SWB welcomes the ‘Elf on the Shelf’

Folks, I caved, I gave in, I acquiesced to my children’s demands: on Monday, the ‘elf on the shelf’ arrived. I had been vehemently opposed to this notion. The girls already had experience of elves at school, where teachers with imagination in abundance, created a fun festive atmosphere with elves up to mischief galore. This was sufficient enough tomfoolery, I felt, and hoped that I, could therefore remain exempt, left in peace to pursue my own Advent activities. I had high hopes of running 5km every day until the 25th, or maybe even ON Christmas Day itself when we have a tradition of doing Wallace parkrun. Last year a friend brought a bottle of prosecco and chocolates. Oh, what comfort and joy.

My aim, this Advent, was to reap the rewards of headspace, shed some pounds and remove myself bodily from the temptation of eating crackers and cheese at 6pm while preparing the evening meal.

Eight days in, I have managed two runs, one of which involved jogging to a local watering-hole; drinking a glass of Sauvignon Blanc (albeit a small one) then jogging home again. I mean, does that even count as a run? I do hope so: much of it was uphill and thus decidedly unpleasant.

It’s now the 8thDecember and my stomach remains portly and my nerves remain fraught.

Well of course they are. Who has time to go jogging when they have a house to decorate, nativities to attend, an actual JOB, and now this bastard elf as an extra obligation? Who needs to pay to go to a pantomime, I ask you? Our lives are pantomime enough.

I tried to dissuade my children from having an elf by describing the evil antics some of them got up to. I heard of one, I told them darkly, who peed into a basin, then left it in the laundry room, where he proceeded to unclip all the socks and pants off the whirl-i-gig drier so they all plopped down into the piddle. ‘Imagine, your lovely socks covered in elf WEE,’ I said.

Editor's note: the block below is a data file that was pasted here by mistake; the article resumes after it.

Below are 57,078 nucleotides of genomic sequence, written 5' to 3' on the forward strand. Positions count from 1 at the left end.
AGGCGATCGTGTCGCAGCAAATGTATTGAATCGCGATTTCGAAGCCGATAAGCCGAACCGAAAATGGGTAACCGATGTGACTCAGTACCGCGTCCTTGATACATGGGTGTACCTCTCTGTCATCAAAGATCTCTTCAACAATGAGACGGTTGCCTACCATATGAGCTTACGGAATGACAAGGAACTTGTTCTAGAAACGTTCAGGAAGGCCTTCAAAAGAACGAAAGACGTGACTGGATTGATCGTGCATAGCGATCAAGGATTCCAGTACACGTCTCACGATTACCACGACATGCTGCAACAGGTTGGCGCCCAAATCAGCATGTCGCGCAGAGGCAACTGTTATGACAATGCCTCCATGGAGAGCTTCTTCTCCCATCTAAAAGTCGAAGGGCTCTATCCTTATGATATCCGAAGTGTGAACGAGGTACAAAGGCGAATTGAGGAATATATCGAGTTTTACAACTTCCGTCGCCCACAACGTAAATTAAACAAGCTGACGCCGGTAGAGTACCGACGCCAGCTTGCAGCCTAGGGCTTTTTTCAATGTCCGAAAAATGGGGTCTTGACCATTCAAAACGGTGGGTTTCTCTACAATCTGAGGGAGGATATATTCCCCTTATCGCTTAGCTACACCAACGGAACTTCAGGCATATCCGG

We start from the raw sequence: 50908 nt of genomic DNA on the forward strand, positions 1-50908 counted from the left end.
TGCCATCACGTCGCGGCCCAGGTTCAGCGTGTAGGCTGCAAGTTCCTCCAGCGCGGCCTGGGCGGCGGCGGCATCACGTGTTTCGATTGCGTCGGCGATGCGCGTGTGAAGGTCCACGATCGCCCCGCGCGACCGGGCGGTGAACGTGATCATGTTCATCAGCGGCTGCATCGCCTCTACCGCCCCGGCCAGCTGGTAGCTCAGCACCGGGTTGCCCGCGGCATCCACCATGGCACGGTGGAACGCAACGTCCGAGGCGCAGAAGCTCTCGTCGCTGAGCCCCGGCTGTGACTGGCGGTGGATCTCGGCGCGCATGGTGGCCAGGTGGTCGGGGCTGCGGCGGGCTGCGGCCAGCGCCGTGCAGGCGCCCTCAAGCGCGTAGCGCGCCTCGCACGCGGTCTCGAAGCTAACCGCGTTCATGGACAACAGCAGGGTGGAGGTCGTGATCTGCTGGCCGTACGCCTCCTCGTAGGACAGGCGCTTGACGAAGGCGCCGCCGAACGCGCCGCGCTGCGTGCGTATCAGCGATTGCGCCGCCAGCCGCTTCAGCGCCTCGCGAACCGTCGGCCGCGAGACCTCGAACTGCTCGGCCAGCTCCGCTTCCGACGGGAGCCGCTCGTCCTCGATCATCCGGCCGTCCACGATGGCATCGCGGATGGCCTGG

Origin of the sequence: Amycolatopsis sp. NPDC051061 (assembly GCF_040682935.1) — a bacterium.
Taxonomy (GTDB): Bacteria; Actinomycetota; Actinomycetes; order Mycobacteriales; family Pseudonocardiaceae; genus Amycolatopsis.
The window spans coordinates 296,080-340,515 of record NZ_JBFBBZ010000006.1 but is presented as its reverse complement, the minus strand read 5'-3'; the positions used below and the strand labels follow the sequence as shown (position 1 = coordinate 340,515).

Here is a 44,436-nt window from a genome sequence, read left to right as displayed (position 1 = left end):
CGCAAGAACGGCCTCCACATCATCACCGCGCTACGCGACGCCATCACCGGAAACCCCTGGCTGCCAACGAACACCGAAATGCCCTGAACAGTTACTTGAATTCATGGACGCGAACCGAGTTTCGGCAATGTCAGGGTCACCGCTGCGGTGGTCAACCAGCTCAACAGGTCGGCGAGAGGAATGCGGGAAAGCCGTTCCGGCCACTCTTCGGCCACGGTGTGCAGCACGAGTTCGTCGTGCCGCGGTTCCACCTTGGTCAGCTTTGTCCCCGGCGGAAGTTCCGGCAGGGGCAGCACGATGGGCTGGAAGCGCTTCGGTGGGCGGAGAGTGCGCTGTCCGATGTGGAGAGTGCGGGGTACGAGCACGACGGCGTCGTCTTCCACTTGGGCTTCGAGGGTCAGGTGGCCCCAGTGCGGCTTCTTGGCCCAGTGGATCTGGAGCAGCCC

‘Our socks aren’t lovely,’ said the Small Child. ‘They are all odd and some have holes in.’

‘That must have been a Black Elf’ said the Older one gravely. ‘I’ve heard they’re really bad. Green ones are nice. Red too.’

‘Hmmm…’ I said.

LSB beckoned me over. ‘See that parcel that arrived yesterday?’ he whispered. ‘I ordered them an elf!’ He looked ever so pleased with himself, ebullient, even, full of Christmas cheer.

‘For f**k’s sake,’ I said. Although it was he who instigated the elf’s arrival, it was I who removed it from the twenty tons of packaging (thank you Amazon) and arranged it so it was ensconced in the sweetie tin with a Freddo tucked snugly under each arm to greet the children on Monday morning. Jeepers, the excitement when they blundered,  bleary-eyed into us, to announce its arrival. ‘I thought it was a dream!’ said the Small Child, her face aglow. ‘But it’s here! And its HOLDING FREDDOS!!!!’

Turns out there are some benefits to being a curmudgeonly sort of mother. If you actually do something agreeable, your children can hardly believe it.  Every morning, they have been dancing down the stairs and going ‘on the hunt.’ They were thrilled to find it tangled in some wool suspended from lights in the kitchen, its hat caught in the yarn. I didn’t even have to do that; gravity took care of it. The elf has been having a grand old time to itself: sitting atop our Christmas llama decoration; stealing their dad’s beer from the fridge, and their favourite so far- climbing inside a toy ‘tree puppet’ and writing ‘HO HO HO’ with Lego and hair bobbles. (I was quite proud of that one, I must admit.)

And here I must share a startling revelation. I have LOVED this. Life, as I’m sure you can appreciate can be so very serious and GLUM. Oh, the all-pervading glumness of it at times. I mean, who in the name of God would ever of thought Princess Anne could bring a moment of levity to world politics? We must be in a very dark place indeed. And BoJo and Corbyn- send in the clowns indeed. So introducing this gentle silliness, this whimsy, is most welcome. Last spring I went to see the Australian cartoonist Leunig chatting with Pádraig O’Tuoma in The Black Box, and he was very keen on embracing the whimsical aspect of life. Being curious, being open, daring to wonder when everything seems to have gone to shit. Sometimes life needs brightened by the lightest of touches, and a sense of magic and nonsense. Very soon my little pair will be too old to give a flying f**k what an elf is up to, so for the moment, it’s here and giving us a bit of its craic. I’m beginning to suspect it may even be more for me than them.

 

 

 

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